DEAR DR. DONOHUE: I was plagued with a persistent, hacking cough that was embarrassing and annoying. I was treated with antibiotics on two different occasions. They didn’t work. I had a chest X-ray that showed nothing. I was exasperated, but I suddenly remembered how my mother couldn’t sleep at night because of a cough, and how it turned out to be caused by acid reflux. I asked my doctor if I might have acid reflux. He said let’s try some medicine. To end the tale, I was able to stop coughing through medicine and diet. Why don’t doctors consider acid reflux as a cause of a persistent cough? – J.W.

ANSWER: A persistent cough is one that lasts longer than three weeks. One of its major causes is postnasal drip, the irritating trickle of mucus from the nose or sinuses into the throat. Equally important as a cause is asthma, and it is often a variety of asthma that does not present with typical asthma wheezing symptoms. A third player in the persistent cough struggle is a combination of postnasal drip and asthma. These two conditions, either alone or in combination, account for a sizeable number of chronic coughs.

Not to be eclipsed as a major player is acid reflux, also called GERD (gastroesophageal reflux disease) – or, in common speech, heartburn. The backup of stomach juices and acid into the esophagus and eventually into the larynx (voice box) and airways can provoke paroxysms of coughing. Medicines that turn off or lower the production of stomach acid can miraculously turn off cough due to acid reflux. Your experience speaks for itself.

Although the above are common causes for a cough that lingers, they are not the only causes. Serious conditions – cancer being the prime example – have to be considered. Medicines are another cause of coughing, and ACE inhibitor medicines, which are used for blood pressure control, among other things, are high on the list of medicines that induce coughing.

DEAR DR. DONOHUE: About two years ago I started having canker sores. They can flare up so bad that it’s hard to eat or brush my teeth. How do I get relief? I have tried many over-the-counter meds, but nothing works. – R.R.

ANSWER: Although the cause of canker sores has yet to be completely resolved, preliminary evidence suggests that the immune system has a hand in their occurrence.

Keep a list of foods you eat to see if there is any relationship between a particular food and an outbreak. Some find that nuts and seafood provoke outbreaks of canker sores. Those are not the only two implicated foods.

Many prescription medicines can ease the pain of an outbreak and often shorten its duration. Lidocaine Viscous is a thick liquid that can be painted on the sores. Lidocaine deadens pain; it’s a relative of novocaine. Aphthasol paste, when spread on the sores with a finger, can also relieve pain and accelerate healing.

A suspension of the antibiotic tetracycline, swished in the mouth, has been used for many years as a treatment. Cortisone drugs, when incorporated into substances that keep them from dissolving in saliva, are also effective in soothing canker sore irritation and pain. Kenalog in Orabase is one such product.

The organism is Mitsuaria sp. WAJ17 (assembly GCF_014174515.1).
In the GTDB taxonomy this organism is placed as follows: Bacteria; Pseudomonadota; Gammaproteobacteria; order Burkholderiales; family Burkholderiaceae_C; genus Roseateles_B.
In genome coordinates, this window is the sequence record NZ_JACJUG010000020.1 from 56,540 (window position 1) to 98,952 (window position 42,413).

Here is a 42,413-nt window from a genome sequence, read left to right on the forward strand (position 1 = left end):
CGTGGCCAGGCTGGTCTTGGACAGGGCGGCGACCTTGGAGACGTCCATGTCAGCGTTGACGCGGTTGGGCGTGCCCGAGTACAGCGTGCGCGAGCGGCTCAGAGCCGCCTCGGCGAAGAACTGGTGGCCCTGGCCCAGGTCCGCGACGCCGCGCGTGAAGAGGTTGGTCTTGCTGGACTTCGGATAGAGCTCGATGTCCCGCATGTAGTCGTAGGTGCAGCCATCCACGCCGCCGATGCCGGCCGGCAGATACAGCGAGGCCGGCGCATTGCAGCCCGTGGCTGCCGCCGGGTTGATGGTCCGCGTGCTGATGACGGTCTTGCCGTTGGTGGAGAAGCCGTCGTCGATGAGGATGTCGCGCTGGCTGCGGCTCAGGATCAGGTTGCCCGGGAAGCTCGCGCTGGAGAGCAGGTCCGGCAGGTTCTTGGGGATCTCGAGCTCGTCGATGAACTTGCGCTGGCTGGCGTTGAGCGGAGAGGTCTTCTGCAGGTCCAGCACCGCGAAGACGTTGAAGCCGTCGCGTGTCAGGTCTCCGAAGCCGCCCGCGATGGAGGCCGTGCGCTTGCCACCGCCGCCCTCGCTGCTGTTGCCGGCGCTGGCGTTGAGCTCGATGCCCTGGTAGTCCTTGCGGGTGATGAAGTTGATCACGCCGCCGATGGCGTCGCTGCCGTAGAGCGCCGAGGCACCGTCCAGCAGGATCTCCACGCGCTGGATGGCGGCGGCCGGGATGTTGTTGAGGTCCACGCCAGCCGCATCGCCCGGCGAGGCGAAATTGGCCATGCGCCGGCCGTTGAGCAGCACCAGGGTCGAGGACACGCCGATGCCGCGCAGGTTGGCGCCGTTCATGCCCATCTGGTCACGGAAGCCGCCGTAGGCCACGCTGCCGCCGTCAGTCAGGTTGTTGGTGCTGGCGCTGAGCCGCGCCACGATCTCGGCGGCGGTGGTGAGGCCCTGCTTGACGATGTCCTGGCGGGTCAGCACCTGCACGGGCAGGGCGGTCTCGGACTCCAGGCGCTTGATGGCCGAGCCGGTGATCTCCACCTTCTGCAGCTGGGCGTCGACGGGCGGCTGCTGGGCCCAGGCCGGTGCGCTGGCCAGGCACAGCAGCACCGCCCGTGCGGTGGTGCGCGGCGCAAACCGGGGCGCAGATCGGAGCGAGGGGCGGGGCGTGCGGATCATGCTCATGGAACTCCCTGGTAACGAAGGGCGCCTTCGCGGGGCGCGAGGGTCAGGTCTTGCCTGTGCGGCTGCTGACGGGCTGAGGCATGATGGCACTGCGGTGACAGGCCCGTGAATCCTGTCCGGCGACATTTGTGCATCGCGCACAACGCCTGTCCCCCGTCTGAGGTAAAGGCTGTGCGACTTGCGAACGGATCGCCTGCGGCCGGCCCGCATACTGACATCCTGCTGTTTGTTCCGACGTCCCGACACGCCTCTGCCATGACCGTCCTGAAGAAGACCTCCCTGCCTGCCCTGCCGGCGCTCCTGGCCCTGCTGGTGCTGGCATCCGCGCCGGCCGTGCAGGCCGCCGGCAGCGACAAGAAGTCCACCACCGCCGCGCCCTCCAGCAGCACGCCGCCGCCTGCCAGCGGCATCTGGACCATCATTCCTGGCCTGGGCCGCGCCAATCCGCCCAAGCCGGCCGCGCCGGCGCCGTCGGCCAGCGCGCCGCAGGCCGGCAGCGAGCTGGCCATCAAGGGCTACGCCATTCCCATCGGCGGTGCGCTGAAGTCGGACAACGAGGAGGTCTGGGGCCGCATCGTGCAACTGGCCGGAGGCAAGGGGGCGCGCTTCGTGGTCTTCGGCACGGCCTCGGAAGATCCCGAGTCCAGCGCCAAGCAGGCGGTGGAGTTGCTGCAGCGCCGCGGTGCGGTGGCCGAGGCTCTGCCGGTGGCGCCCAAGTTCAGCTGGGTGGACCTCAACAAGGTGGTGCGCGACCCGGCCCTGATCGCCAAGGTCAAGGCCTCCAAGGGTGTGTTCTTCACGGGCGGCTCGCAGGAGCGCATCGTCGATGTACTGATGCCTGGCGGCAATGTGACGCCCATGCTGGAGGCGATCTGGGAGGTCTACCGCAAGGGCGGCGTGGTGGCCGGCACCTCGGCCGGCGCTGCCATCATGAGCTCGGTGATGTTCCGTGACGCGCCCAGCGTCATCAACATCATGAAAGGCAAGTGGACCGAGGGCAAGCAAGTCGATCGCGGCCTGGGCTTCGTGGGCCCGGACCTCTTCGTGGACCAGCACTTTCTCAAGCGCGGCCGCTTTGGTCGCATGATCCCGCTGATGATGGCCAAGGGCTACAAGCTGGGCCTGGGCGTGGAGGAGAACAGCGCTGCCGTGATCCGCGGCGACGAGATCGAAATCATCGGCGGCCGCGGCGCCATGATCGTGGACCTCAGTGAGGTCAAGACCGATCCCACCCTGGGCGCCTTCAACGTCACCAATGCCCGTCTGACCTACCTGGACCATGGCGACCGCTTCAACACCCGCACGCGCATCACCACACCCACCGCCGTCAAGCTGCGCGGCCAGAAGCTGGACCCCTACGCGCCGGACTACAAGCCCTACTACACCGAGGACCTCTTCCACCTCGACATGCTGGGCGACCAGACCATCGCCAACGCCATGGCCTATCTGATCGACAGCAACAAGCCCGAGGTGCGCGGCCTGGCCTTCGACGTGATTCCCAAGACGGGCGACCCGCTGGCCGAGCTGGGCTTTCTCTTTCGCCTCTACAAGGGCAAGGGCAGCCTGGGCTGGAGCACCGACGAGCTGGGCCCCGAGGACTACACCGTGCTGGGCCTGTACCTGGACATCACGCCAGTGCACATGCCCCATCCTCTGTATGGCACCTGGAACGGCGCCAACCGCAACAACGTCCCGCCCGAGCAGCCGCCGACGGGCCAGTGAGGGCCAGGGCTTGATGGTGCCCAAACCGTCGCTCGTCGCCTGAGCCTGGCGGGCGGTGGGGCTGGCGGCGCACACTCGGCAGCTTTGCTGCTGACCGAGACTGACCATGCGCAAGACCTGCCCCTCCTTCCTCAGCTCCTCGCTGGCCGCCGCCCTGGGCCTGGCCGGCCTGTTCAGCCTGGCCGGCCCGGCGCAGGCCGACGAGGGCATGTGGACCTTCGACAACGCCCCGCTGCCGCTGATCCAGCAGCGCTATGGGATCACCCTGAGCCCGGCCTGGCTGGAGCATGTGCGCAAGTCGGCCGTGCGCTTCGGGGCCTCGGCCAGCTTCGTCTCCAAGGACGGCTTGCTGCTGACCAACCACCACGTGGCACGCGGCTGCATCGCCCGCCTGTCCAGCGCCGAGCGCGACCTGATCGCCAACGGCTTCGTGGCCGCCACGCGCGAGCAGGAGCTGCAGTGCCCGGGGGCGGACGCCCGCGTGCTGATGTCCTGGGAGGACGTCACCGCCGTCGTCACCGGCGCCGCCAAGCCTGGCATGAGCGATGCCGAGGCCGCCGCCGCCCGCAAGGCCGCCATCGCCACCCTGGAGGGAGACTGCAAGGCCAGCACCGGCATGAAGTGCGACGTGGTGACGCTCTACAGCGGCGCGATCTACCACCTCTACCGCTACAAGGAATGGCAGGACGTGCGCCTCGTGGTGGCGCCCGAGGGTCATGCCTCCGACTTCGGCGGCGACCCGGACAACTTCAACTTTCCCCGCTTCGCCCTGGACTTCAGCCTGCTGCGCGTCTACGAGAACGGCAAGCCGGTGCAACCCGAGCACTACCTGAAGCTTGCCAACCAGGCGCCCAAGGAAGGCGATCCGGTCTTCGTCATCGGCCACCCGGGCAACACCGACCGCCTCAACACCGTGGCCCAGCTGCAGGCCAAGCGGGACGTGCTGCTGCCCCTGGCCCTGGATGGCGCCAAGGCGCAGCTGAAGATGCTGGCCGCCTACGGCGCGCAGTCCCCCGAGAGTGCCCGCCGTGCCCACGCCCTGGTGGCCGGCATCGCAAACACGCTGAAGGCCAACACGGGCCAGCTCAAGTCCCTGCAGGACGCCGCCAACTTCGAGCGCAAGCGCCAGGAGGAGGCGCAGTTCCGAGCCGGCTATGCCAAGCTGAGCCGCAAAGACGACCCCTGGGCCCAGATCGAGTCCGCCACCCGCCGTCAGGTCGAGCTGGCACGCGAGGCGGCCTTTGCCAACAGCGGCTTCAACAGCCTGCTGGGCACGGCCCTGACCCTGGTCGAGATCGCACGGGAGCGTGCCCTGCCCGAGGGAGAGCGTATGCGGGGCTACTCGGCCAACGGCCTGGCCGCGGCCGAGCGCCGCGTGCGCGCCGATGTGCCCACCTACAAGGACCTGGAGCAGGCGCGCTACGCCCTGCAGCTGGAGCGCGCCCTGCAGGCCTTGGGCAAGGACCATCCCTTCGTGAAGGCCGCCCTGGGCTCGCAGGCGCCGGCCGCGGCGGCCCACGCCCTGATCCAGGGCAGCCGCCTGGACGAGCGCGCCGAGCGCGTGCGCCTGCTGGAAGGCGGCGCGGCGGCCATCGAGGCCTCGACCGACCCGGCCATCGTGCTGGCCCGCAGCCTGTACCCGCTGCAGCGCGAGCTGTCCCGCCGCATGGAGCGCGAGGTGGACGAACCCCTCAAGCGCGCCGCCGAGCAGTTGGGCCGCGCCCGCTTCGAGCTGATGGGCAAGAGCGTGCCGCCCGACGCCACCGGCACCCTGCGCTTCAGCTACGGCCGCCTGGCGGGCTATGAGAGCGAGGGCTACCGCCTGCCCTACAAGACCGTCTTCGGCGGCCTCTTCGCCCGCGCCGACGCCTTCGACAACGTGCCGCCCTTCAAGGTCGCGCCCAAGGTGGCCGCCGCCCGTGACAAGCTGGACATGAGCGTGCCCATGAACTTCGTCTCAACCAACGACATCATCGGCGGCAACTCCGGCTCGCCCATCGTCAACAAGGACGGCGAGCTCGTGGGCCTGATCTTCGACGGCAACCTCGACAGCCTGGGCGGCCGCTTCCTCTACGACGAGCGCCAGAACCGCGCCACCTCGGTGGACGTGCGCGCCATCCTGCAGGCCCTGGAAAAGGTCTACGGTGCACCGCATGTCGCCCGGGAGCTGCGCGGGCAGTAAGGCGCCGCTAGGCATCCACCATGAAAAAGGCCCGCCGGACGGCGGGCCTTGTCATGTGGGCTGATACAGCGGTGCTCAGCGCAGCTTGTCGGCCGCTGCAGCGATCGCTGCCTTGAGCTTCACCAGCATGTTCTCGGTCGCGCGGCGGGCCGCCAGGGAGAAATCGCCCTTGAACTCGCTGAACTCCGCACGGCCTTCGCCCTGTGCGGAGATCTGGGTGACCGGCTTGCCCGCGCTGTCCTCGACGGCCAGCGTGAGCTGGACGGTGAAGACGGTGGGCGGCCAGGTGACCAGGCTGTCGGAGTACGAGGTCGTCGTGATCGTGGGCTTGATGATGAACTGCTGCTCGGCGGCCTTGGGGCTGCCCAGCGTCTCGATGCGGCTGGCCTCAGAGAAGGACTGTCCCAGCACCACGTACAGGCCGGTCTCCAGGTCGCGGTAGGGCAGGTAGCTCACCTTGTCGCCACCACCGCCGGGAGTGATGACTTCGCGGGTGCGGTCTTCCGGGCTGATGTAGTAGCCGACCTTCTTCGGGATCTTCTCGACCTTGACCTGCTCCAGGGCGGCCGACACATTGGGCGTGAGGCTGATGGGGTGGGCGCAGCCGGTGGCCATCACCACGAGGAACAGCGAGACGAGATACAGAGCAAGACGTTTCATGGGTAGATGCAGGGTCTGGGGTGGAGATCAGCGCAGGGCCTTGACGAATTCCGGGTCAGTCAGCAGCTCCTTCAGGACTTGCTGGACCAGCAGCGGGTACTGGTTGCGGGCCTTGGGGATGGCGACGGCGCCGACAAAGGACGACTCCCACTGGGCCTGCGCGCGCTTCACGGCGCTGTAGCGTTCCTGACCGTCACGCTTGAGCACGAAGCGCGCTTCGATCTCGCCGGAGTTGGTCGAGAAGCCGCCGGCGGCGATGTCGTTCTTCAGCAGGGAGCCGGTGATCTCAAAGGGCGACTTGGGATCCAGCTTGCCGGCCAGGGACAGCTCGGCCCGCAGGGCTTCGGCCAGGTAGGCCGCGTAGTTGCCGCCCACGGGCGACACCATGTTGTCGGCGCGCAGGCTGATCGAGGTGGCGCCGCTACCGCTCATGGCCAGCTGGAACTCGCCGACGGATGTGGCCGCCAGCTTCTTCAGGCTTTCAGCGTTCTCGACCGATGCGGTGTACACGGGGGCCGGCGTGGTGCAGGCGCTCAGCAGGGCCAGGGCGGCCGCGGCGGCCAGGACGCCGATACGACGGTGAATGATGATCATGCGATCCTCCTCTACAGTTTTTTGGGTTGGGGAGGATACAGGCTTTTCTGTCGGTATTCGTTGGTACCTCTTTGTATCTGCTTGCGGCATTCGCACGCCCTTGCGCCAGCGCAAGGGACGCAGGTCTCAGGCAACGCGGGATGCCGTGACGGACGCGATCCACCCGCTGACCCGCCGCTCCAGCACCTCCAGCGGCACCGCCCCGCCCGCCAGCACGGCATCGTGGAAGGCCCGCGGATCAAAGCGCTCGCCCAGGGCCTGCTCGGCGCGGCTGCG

Want to try a homemade remedy? Mix equal parts of milk of magnesia with Benadryl Allergy liquid (on the shelves of drugstores) and swish some in the mouth for one minute. Don’t swallow. Spit it out. Repeat four to six times a day. Let me know the results.

DEAR DR. DONOHUE: I have a question about the reader who had only one kidney. You said we could live OK with just one kidney and even a partial kidney. At what point does a patient need dialysis if he has only one kidney that is only partially functioning? I am curious because I have a relative with only one kidney, and it is failing. – E.B.

ANSWER: When kidney function falls to 20 percent or less of normal, then body chemistry is gravely compromised, and toxic products accumulate in the blood. At that point, dialysis is mandatory — or kidney transplant.

DEAR DR. DONOHUE: I found the enclosed ad in a magazine. Can you tell me more? – M.N.

ANSWER: (The ad says that aspirin can trigger an asthma attack in 20 percent of asthmatic adults.) Some asthma patients are very sensitive to aspirin, and it can cause them to have a severe asthma attack. The actual percentage of asthmatics who are so affected is more often quoted to be in the range of 5 percent.

Asthmatics who are aspirin-sensitive often have difficult-to-manage asthma. Along with that, they frequently have nasal polyps. The reason why this is so is obscure, but it is a fact.

DEAR DR. DONOHUE: I read your explanation of cellulitis, and I have a couple of questions not covered in your answer.

Can cellulitis be caused by trauma such as a fall or injury? What determines the treatment? It seems that the majority of cases are in the legs. Since the symptoms are similar, is there any link with gout? – H.F.

ANSWER: Cellulitis is an infection of skin cells and the tissues immediately beneath the skin. It is a bacterial infection, usually with the strep or staph germ.

The germs have to gain entrance to the skin. They can do so by an insignificant scratch or by more severe trauma such as a fall or injury.

Treatment is always with antibiotics, ones that are effective against staph and strep germs.

The legs are frequently the sites of cellulitis, but they are not the only sites. Legs are subject to more bangs and cuts than any other body location.

Cellulitis and gout are not related in any way.

Dr. Donohue regrets that he is unable to answer individual letters, but he will incorporate them in his column whenever possible. Readers may write him or request an order form of available health newsletters at P.O. Box 536475, Orlando, FL 32853-6475.


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